Police killed George Floyd when they handcuffed him on the ground and kneeled on his neck for more than nine minutes, cutting off his oxygen supply, according to a pathologist who testified in the Derek Chauvin trial on Friday.
That’s according to Dr Lindsey Thomas, a Minnesota-based pathologist, the third expert in the trial so far to reach that conclusion.
“His chest is sort of compressed in this position in such a way that he can’t adequately expand and get enough oxygen in,” she said.
As police continued kneeling on Mr Floyd, Dr Thomas says air eventually stopped getting to his brain and he has an involuntary bodily twitch from a lack of oxygen, known as an anoxic reaction.
“That’s the point at which you can tell by looking, that’s where he no longer is getting oxygen to his brain,” she said. “Then the restraint and subdual and compression continue for many minutes more, even after someone checks and says there’s no pulse, they maintain the position. At that point his heart has also stopped.”
She also ruled out the defence’s main arguments that Mr Floyd died from an underlying cardiac problem or a fentanyl overdose. Heart problems on their own usually come on quickly, while opioid overdoses move gradually, with people becoming woozy or sleepy before slowly passing out and dying. Neither scenario, the pathologist said, matched the continued struggle between Mr Floyd and officers caught on numerous videos.
“The bystander videos are really instructive, as well as the surveillance videos from the scene, at showing him during the time of the restraint,” she said. “There has never been a case that I’ve been involved with that had videos of such a long timeframe, and from so many angles,” she added.
She did acknowledge, however, during questioning from defence attorney Eric Nelson, that Mr Floyd had a number of pre-existing health factors like heart disease and recent drug use which would notable or perhaps decision in a death if found on their own.
“In the absence of any of these other realities, yes, I could consider that to be an overdose,” she said.
Ms Thomas is the latest in a string of expert witnesses who judged that Mr Floyd’s death was the result of the way police restrained him.
“Mr Floyd died of positional asphyxia, which is a fancy way of saying he died because he had no oxygen in his body,” Dr Bill Smock, a forensic medical specialist and police training doctor, testified on Thursday. “When the body is deprived of oxygen, in this case from pressure on his chest and back, he gradually succumbed to lower and lower levels of oxygen until it was gone and he died.”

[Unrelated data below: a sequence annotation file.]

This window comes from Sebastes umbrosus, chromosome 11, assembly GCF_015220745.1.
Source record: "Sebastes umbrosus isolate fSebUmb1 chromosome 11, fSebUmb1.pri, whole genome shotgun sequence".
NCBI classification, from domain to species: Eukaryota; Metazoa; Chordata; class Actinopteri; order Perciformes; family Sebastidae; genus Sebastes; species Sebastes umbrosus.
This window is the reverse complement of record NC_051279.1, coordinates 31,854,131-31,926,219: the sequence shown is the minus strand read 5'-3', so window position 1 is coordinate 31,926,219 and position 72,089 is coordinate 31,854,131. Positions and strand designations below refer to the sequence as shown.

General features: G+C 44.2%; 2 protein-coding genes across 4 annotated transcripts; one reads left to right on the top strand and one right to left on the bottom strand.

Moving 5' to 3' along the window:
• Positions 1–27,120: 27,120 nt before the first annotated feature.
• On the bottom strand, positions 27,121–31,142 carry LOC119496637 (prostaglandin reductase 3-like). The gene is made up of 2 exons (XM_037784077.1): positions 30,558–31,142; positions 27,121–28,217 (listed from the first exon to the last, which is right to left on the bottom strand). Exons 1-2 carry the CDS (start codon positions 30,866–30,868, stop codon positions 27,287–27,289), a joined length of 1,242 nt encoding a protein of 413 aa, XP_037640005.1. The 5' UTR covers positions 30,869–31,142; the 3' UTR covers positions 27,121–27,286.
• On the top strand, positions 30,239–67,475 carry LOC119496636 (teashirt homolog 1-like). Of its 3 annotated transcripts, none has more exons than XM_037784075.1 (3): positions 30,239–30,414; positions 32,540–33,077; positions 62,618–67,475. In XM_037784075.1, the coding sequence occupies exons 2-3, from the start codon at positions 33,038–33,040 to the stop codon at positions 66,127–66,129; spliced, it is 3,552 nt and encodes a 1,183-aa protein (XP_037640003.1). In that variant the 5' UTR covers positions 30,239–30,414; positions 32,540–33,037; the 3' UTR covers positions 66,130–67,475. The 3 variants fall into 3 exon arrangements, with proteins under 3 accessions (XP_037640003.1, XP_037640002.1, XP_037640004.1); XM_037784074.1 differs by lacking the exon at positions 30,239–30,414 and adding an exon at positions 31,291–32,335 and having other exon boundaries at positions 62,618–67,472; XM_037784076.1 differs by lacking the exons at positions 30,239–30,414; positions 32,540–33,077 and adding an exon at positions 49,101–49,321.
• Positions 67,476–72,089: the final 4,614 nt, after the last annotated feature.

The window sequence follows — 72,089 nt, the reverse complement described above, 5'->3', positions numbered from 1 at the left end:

His death may have been prevented with timely medical care, Mr Smock went on.
“As soon as Mr Floyd is unconscious, he should’ve been rolled over,” Mr Smock said. “We have documentation on the video that the officer says, ‘I can’t find a pulse.’ That’s clearly, when you look at the video, it should’ve been started way before.”
A lung expert called by the state, Dr Martin Tobin, echoed many of these conclusions on Thursday.
“Mr Floyd died from a low level of oxygen,” he said. “It’s like the left side is in a vice. It’s totally being totally pushed in, squeezed in from each side,” he added.
The barrage of medical testimony marks a major shift in the case, which has mostly focused on police use of force training so far. A litany of high-ranking Minneapolis police officers have testified so far that Mr Chauvin crossed the line and didn’t follow department policy when he kneeled on Mr Floyd’s neck.
The medical focus looks likely to continue, however, with the medical examiner who did Mr Floyd’s autopsy likely to testify on Friday.
The defence, meanwhile, has maintained that drugs and underlying health problems killed Mr Floyd.
“The evidence will show that Mr Floyd died of a cardiac arrhythmia that occurred as a result of hypertension, his coronary disease, the ingestion of methamphetamine and fentanyl, and the adrenaline flowing through his body – all of which acted to further compromise an already comprised heart,” attorney Eric Nelson said during his opening statement on Monday.